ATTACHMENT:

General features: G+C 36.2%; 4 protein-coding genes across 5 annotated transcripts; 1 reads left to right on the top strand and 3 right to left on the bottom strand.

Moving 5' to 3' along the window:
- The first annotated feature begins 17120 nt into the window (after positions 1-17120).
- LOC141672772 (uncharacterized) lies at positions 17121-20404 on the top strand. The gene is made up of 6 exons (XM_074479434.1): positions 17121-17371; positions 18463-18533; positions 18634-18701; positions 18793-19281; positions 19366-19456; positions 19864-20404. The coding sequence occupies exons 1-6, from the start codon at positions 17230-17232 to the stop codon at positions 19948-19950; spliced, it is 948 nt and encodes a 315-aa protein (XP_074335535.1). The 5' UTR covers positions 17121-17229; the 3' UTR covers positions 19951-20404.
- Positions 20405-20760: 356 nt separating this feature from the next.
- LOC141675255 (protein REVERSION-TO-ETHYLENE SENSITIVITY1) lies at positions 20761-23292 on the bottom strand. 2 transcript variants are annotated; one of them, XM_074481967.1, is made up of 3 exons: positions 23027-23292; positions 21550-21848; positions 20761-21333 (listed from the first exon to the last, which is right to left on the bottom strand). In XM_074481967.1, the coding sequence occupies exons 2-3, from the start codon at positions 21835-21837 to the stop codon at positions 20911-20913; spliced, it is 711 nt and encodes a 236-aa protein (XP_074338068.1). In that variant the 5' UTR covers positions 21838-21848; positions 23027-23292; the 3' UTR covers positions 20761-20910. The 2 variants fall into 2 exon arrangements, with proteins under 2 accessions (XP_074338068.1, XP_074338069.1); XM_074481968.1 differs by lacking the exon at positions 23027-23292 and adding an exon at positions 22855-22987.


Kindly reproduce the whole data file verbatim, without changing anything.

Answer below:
General features: G+C 36.2%; 4 protein-coding genes across 5 annotated transcripts; 1 reads left to right on the top strand and 3 right to left on the bottom strand.

Moving 5' to 3' along the window:
- The first annotated feature begins 17120 nt into the window (after positions 1-17120).
- LOC141672772 (uncharacterized) lies at positions 17121-20404 on the top strand. The gene is made up of 6 exons (XM_074479434.1): positions 17121-17371; positions 18463-18533; positions 18634-18701; positions 18793-19281; positions 19366-19456; positions 19864-20404. The coding sequence occupies exons 1-6, from the start codon at positions 17230-17232 to the stop codon at positions 19948-19950; spliced, it is 948 nt and encodes a 315-aa protein (XP_074335535.1). The 5' UTR covers positions 17121-17229; the 3' UTR covers positions 19951-20404.
- Positions 20405-20760: 356 nt separating this feature from the next.
- LOC141675255 (protein REVERSION-TO-ETHYLENE SENSITIVITY1) lies at positions 20761-23292 on the bottom strand. 2 transcript variants are annotated; one of them, XM_074481967.1, is made up of 3 exons: positions 23027-23292; positions 21550-21848; positions 20761-21333 (listed from the first exon to the last, which is right to left on the bottom strand). In XM_074481967.1, the coding sequence occupies exons 2-3, from the start codon at positions 21835-21837 to the stop codon at positions 20911-20913; spliced, it is 711 nt and encodes a 236-aa protein (XP_074338068.1). In that variant the 5' UTR covers positions 21838-21848; positions 23027-23292; the 3' UTR covers positions 20761-20910. The 2 variants fall into 2 exon arrangements, with proteins under 2 accessions (XP_074338068.1, XP_074338069.1); XM_074481968.1 differs by lacking the exon at positions 23027-23292 and adding an exon at positions 22855-22987.